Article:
But Teresa Johnson worries about paying her $1,500 rent. Housing costs have been rising faster than overall inflation, a problem — compounded by higher mortgage rates — that has led more people to rent as prices have risen in the most desirable neighborhoods.

“The president needs to fix that,” said Johnson, 62, a Black single parent in Kentwood who is a Democrat but open to backing Nikki Haley, the former South Carolina governor who is running against Trump for the Republican nomination.

The Biden administration has also sent conflicting messages in some cases to voters. Domestic oil production is at record highs, helping to keep down gasoline prices. But as part of the effort to combat climate change, Biden is also providing incentives to support the development of renewable energy and phase out fossil fuels.

Charles Kroll, CFO of a Grand Rapids fuel distribution company, stopped to chat after a recent local “state of business” event and said he’s worried about the impact of Biden’s climate policies — he calls it the president’s “war on oil and gas.” Kroll voted for Trump in 2016, and Biden in 2020 and is undecided this time.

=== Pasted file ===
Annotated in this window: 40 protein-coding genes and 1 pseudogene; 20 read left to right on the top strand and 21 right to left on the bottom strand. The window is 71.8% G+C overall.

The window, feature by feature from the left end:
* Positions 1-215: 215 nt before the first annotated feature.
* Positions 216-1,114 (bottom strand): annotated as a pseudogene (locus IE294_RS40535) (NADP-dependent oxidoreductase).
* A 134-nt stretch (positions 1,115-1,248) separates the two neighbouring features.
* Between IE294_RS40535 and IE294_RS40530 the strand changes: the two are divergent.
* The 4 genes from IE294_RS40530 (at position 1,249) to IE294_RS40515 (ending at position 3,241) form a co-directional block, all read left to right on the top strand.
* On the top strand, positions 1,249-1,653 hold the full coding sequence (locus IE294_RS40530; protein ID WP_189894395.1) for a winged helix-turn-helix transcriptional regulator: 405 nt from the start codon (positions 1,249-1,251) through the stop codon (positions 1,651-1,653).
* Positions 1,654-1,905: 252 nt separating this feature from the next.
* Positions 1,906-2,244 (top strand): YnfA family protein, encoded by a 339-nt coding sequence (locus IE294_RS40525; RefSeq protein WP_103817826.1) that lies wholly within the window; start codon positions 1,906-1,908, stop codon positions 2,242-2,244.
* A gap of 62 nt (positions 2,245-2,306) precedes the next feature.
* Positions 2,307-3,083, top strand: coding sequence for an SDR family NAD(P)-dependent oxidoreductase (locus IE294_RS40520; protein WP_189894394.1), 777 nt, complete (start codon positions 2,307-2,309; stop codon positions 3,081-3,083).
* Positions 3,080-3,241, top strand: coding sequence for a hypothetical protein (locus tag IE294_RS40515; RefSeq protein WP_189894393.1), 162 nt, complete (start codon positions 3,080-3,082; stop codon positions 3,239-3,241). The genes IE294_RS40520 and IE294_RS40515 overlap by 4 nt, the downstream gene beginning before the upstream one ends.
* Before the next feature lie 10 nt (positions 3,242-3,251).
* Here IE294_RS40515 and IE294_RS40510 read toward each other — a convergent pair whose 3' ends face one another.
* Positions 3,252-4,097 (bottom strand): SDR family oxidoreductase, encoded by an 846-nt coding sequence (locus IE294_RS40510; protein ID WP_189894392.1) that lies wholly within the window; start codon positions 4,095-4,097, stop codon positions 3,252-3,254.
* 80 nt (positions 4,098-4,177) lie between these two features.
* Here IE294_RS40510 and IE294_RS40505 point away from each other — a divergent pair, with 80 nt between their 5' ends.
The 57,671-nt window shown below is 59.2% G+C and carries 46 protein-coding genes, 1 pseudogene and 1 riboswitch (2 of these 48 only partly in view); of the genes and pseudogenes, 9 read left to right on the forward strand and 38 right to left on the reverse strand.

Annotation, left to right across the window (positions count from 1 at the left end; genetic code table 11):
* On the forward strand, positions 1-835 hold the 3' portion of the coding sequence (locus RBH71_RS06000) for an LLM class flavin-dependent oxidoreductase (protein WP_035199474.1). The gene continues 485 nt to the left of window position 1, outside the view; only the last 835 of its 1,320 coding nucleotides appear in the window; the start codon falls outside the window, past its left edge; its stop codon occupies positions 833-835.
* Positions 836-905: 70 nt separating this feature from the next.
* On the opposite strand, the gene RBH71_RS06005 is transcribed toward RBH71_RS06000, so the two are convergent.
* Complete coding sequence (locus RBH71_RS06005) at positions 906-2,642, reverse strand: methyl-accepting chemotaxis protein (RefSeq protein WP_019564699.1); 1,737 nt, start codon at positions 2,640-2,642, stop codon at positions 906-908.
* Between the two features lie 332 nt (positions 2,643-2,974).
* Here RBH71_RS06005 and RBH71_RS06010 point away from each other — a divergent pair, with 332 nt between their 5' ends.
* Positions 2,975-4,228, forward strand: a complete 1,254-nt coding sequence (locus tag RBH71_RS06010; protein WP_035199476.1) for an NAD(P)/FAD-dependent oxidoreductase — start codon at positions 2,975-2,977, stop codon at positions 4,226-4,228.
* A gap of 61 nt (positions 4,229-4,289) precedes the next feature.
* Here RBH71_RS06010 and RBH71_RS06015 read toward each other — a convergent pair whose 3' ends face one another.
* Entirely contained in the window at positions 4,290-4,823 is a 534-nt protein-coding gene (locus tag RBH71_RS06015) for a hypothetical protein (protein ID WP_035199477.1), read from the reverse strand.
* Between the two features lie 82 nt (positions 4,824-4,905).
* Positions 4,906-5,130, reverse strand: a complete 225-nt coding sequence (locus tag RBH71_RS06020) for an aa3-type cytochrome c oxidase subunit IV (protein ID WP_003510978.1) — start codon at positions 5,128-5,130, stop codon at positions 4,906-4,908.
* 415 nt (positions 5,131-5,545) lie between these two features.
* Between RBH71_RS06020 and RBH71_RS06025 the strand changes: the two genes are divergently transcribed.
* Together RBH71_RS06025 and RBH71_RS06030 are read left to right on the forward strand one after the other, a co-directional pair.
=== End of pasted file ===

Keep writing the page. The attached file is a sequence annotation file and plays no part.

Grand Rapids is the seat of Kent County, which backed Trump in 2016 and then flipped to Biden in 2020. About 10% of the county’s population is Black and more than 7% is multiracial, according to the Census Bureau. Nearly 40% of its population has a college degree. And of its college graduates, more than half are younger than 45 — a population that has become an essential Democratic constituency.

But those voters’ support of Biden is generally rooted in an opposition to Trump, who was impeached twice as president and since leaving office has been criminally indicted on an array of activities including the possession of classified material and efforts to overturn the 2020 election results.

“I will not vote for someone who could cause so much instability,” said Arick Davis, a 32-year-old part-owner of Last Mile Café in South East Grand Rapids.

But Davis is well aware that consumers are feeling pressure on how much they can spend and the challenge that Black-owned businesses like his have with accessing lines of credit to expand. To the extent that the economy is doing well, there is little confidence that it is necessarily sustainable.

“I can tell people are more aware of how much they are spending — and I feel like people are having a hard time budgeting,” Davis said as he waited for a Grand Rapids Chamber of Commerce “State of Business” event to start. He’ll vote for Biden, he says, but unenthusiastically.

Post a Comment

Previous Post Next Post